Systems Engineering and RDBMS

Traversing the hierarchy – Part I

Posted by decipherinfosys on April 25, 2008

Traversing the hierarchy in the user data is a common requirement in most of the software products. You must have faced this requirement when you are:

a) building up a tree for navigation, or
b) whether you are recursively trying to get the employee hierarchy in a HR application module, or
c) whether you are establishing the tree structure for drugs in pharmaceutical inudstry, or
d) you are traversing the hierarchy of the different parts in a manufacturing industry.

Above are just some of the examples. There are many such places where one is required to write code to help with traversing the hierarchy from the top level down to the bottom. If you look at our previous post which explains how to design a M:N recursive relationship within a schema – that example pertains to the pharmaceutical industry. It shows how to model a recursive M:N relationship within an entity into physical tables. We will use that as an example to write up T-SQL (SQL Server) code to show how to traverse through that hierarchy. We will make use of CTEs (Common Table Expressions) which are also present in Oracle and DB2 LUW (with slight differences). In Oracle, one can also make use of the CONNECT BY clause in order to traverse the hierarchy – we will cover that in a later post.

Let us create the view which will have the CTE and the logic for recursion:

WHERE TABLE_NAME = ‘drug_hierarchy’
PRINT ‘View drug_hierarchy already exists…Dropping it and recreating’
DROP VIEW drug_hierarchy
PRINT ‘Creating View drug_hierarchy’
create view dbo.drug_hierarchy
with drug (traverse_path, drug_id, parent_drug_id, drug_name, level, lineage)
as (
select CONVERT(VARBINARY(MAX), drug_name) AS traverse_path,
Null as parent_drug_id,
cast((‘/’ + str(drug_master_id,6,0) + ‘/’) as varchar(255))
from dbo.drug_master
where drug_master_id not in (select child_drug_id from dbo.drug_rltn)
/* the highest level in the tree*/

union all

select d.traverse_path + CONVERT(VARBINARY(MAX), dm2.drug_name) as traverse_path,
d.level + 1,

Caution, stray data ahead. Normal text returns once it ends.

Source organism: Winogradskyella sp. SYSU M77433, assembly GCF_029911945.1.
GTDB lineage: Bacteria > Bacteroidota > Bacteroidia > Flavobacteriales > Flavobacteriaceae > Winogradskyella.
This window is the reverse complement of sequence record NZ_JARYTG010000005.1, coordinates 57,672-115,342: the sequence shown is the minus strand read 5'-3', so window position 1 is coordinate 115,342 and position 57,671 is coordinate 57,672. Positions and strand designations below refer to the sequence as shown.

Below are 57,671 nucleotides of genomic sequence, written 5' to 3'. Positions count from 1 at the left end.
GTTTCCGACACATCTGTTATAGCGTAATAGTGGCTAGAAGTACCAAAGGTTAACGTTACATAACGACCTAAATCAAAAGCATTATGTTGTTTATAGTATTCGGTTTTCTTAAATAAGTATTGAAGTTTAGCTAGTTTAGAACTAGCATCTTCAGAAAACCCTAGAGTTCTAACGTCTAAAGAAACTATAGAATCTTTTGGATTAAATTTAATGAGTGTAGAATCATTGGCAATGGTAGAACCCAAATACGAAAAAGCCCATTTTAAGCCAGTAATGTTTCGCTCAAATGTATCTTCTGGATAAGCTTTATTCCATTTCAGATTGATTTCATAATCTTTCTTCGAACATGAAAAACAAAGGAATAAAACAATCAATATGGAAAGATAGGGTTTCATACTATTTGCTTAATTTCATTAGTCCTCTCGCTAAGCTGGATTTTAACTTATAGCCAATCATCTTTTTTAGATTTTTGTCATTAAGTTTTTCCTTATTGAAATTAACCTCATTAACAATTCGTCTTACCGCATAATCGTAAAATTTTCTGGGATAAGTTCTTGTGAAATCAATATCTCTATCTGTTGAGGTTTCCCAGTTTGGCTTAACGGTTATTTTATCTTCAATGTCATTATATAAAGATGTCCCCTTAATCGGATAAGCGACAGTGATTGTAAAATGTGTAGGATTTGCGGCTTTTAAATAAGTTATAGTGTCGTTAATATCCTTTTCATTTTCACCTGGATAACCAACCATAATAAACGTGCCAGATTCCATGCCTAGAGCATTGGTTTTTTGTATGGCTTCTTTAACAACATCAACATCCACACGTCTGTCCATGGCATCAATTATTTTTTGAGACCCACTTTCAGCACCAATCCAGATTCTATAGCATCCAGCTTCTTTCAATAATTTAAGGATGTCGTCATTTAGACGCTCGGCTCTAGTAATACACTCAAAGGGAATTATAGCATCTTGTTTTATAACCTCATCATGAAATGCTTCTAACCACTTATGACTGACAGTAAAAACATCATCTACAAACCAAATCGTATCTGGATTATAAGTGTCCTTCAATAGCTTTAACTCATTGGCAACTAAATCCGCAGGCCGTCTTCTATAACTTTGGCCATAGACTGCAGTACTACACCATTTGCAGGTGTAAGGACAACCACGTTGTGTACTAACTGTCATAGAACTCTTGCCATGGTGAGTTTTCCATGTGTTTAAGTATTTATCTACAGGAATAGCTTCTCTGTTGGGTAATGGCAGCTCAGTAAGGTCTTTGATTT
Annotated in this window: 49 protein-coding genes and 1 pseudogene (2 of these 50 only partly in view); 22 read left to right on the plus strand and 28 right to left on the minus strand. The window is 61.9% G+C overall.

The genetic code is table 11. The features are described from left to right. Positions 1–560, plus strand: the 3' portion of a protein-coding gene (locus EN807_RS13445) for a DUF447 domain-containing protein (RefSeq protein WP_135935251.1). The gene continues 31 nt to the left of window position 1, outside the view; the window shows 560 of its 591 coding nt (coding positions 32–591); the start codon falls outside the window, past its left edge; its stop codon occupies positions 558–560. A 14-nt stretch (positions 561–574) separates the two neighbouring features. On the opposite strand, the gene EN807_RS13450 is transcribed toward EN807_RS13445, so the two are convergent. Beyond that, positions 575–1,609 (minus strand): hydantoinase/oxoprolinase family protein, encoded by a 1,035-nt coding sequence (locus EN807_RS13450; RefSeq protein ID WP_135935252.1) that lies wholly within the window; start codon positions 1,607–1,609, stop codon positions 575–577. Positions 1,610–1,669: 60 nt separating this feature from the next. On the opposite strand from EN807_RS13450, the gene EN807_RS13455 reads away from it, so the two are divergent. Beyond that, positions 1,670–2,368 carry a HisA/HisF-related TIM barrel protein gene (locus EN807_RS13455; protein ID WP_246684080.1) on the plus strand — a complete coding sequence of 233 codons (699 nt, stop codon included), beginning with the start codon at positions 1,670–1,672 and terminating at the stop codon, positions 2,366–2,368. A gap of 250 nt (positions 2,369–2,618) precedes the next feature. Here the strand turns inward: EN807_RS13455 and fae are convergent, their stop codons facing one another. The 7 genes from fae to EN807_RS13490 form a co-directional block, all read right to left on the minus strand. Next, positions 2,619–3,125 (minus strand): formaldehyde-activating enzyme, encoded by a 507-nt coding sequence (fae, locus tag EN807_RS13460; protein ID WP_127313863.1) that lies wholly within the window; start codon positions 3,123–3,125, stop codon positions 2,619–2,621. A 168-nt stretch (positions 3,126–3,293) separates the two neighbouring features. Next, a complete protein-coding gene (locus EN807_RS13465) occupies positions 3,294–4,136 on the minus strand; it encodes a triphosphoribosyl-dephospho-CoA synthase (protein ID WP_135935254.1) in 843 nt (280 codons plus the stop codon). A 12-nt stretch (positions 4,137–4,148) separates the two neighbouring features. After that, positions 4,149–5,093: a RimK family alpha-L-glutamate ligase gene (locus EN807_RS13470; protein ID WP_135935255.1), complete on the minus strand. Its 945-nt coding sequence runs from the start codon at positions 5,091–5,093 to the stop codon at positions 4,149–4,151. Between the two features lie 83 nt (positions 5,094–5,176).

cast((d.lineage + str(dm.drug_master_id,6,0) + ‘/’) as varchar(255))
from dbo.drug_master as dm
inner join dbo.drug_rltn as dr
on dm.drug_master_id = dr.parent_drug_id
inner join dbo.drug_master as dm2
on dr.child_drug_id = dm2.drug_master_id
inner join drug as d
on d.drug_id = dm.drug_master_id
select * from drug;

The logic of the view is that we first get the top record in the DRUG_MASTER table as the first record (this one is not a child of any drug – if such a record does not exist, just create a dummy one in your table) and then we do a UNION ALL operation to the recursive tree and use the traverse path as an ordering mechanism so that we can see the actual tree. The trick is to cast the drug name as a VARBINARY(MAX) and keep on appending it so that we can later on order by on it to see the complete tree structure for the drug hierarchy. That helps us to see from the top drug – down to the next one in alphabetical order and their individual drug components immediately down from there till the deepest level is reached. And that is then followed by the next drug under the parent drug and their hierarchy in the same fashion. And this continues that way to show a complete tree representation. The lineage column is used to just show the lineage of the tree.

You can see it by executing the following command:

select * from drug_hierarchy order by traverse_path

Since the output is rather large, we will leave it up to you to execute these in your environment to see it. This is a quick and fast way to recursively build up hierarchy trees in SQL Server 2005 or Oracle and DB2 (with slight syntax differences). SQL Server 2008 also introduces a new data-type for hierarchy which we will cover in a later post.

Tomorrow, we will cover the second part of this post which will go into how to recursively traverse a tree hierarchy by using a 1:N recursive relationship in a table like the Employee structure in an organization.

One Response to “Traversing the hierarchy – Part I”

  1. […] Traversing the hierarchy – Part I […]

Sorry, the comment form is closed at this time.

%d bloggers like this: